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David Starr Jordan

David Starr Jordan (1851 - 1931) was an ichthyologist, educator, the first president and Chancellor of Stanford University, and a eugenicist. Growing up on a farm in upstate New York, Jordan showed an interest in the natural world since young, and spent his time collecting and cataloguing specimens such as plants and butterflies. 


After graduating from Cornell University in 1872 with a Master of Science in Botany, Jordan was inspired to delve into ichthyology, the study of fish — he eventually became an established authority and was credited with naming more than 2,500 species of fishes and their broader classifications. His work on taxonomizing animals laid a foundation for his later investment in taxonomizing humans under a schema governed by scientific racism.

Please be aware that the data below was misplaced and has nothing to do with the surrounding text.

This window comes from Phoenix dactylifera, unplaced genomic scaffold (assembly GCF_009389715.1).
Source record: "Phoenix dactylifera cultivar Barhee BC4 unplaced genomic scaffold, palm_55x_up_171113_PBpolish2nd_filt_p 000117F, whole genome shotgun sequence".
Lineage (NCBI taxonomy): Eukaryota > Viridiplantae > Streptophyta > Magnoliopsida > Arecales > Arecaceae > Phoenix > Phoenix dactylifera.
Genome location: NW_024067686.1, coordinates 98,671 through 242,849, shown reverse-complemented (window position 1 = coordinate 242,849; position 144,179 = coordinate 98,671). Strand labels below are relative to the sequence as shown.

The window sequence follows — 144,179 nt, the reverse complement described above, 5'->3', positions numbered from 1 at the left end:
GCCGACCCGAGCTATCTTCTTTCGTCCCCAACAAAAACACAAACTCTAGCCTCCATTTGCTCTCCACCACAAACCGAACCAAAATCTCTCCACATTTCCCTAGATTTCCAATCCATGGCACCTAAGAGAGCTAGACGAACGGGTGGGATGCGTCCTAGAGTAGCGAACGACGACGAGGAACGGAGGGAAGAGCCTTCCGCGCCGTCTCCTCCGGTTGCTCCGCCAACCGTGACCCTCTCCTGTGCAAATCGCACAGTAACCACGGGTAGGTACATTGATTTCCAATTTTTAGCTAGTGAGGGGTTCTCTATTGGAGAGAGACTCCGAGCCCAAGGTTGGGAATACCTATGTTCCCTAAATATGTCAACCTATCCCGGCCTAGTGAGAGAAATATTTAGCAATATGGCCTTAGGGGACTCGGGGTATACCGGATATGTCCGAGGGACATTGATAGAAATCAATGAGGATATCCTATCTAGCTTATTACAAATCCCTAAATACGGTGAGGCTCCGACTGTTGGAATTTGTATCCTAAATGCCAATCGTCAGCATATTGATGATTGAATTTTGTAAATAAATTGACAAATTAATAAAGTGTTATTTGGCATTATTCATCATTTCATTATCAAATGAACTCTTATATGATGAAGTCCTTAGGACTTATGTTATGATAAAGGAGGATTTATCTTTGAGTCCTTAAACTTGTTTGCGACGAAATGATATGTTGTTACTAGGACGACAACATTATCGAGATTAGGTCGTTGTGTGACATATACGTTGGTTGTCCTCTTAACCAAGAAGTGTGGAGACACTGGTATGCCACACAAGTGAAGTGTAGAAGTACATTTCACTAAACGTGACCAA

In March 1891, while serving as the President of Indiana University, Jordan received and accepted an offer of presidency at Leland Stanford Junior University. He arrived at Stanford in June 1891 and set about recruiting faculty and students, and designing the curriculum. Jordan is ascribed the legacy of establishing and developing the university in its formative years; however, this legacy is incomplete without an examination of how he selected and influenced Stanford-affiliated faculty, and promoted eugenics in the University.

A photo portrait of David Starr Jordan. He is an older white man wearing a suit and tie. He has a mustache.
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